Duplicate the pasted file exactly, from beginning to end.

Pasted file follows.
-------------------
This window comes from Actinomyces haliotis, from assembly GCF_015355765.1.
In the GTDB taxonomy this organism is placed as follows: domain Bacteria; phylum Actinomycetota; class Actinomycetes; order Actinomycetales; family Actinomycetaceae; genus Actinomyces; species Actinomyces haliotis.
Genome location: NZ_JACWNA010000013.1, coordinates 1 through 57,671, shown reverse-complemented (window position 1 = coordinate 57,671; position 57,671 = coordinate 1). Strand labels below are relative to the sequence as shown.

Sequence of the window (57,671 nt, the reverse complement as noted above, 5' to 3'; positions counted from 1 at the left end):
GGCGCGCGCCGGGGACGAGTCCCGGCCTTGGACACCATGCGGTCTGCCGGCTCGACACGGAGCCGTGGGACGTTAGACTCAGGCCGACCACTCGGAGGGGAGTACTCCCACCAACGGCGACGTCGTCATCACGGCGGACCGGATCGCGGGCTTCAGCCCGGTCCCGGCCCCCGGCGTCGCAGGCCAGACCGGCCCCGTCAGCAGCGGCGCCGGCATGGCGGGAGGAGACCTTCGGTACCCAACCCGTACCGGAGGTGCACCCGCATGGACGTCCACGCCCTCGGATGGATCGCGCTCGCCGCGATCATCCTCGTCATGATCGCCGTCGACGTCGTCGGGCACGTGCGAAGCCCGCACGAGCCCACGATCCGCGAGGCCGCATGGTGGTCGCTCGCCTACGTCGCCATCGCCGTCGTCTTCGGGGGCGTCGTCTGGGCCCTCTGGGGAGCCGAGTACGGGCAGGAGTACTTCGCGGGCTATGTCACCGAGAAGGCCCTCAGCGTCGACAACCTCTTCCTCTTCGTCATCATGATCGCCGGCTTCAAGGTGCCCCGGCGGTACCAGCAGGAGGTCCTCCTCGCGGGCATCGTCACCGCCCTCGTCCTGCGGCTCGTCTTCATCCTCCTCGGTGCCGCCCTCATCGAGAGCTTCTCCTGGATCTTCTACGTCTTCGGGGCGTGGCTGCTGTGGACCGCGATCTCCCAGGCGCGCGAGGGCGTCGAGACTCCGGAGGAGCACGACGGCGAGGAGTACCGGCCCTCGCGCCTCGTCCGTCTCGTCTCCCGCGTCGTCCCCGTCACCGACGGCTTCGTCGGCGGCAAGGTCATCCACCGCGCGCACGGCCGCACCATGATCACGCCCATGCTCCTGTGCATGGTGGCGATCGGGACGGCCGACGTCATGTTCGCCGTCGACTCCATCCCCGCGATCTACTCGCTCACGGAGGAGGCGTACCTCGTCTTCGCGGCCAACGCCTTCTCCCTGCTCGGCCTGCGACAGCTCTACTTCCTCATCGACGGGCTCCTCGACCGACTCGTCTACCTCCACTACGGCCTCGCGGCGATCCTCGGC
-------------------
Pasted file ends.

This window comes from Actinomyces haliotis, from assembly GCF_015355765.1.
In the GTDB taxonomy this organism is placed as follows: domain Bacteria; phylum Actinomycetota; class Actinomycetes; order Actinomycetales; family Actinomycetaceae; genus Actinomyces; species Actinomyces haliotis.
Genome location: NZ_JACWNA010000013.1, coordinates 1 through 57,671, shown reverse-complemented (window position 1 = coordinate 57,671; position 57,671 = coordinate 1). Strand labels below are relative to the sequence as shown.

Sequence of the window (57,671 nt, the reverse complement as noted above, 5' to 3'; positions counted from 1 at the left end):
GGCGCGCGCCGGGGACGAGTCCCGGCCTTGGACACCATGCGGTCTGCCGGCTCGACACGGAGCCGTGGGACGTTAGACTCAGGCCGACCACTCGGAGGGGAGTACTCCCACCAACGGCGACGTCGTCATCACGGCGGACCGGATCGCGGGCTTCAGCCCGGTCCCGGCCCCCGGCGTCGCAGGCCAGACCGGCCCCGTCAGCAGCGGCGCCGGCATGGCGGGAGGAGACCTTCGGTACCCAACCCGTACCGGAGGTGCACCCGCATGGACGTCCACGCCCTCGGATGGATCGCGCTCGCCGCGATCATCCTCGTCATGATCGCCGTCGACGTCGTCGGGCACGTGCGAAGCCCGCACGAGCCCACGATCCGCGAGGCCGCATGGTGGTCGCTCGCCTACGTCGCCATCGCCGTCGTCTTCGGGGGCGTCGTCTGGGCCCTCTGGGGAGCCGAGTACGGGCAGGAGTACTTCGCGGGCTATGTCACCGAGAAGGCCCTCAGCGTCGACAACCTCTTCCTCTTCGTCATCATGATCGCCGGCTTCAAGGTGCCCCGGCGGTACCAGCAGGAGGTCCTCCTCGCGGGCATCGTCACCGCCCTCGTCCTGCGGCTCGTCTTCATCCTCCTCGGTGCCGCCCTCATCGAGAGCTTCTCCTGGATCTTCTACGTCTTCGGGGCGTGGCTGCTGTGGACCGCGATCTCCCAGGCGCGCGAGGGCGTCGAGACTCCGGAGGAGCACGACGGCGAGGAGTACCGGCCCTCGCGCCTCGTCCGTCTCGTCTCCCGCGTCGTCCCCGTCACCGACGGCTTCGTCGGCGGCAAGGTCATCCACCGCGCGCACGGCCGCACCATGATCACGCCCATGCTCCTGTGCATGGTGGCGATCGGGACGGCCGACGTCATGTTCGCCGTCGACTCCATCCCCGCGATCTACTCGCTCACGGAGGAGGCGTACCTCGTCTTCGCGGCCAACGCCTTCTCCCTGCTCGGCCTGCGACAGCTCTACTTCCTCATCGACGGGCTCCTCGACCGACTCGTCTACCTCCACTACGGCCTCGCGGCGATCCTCGGC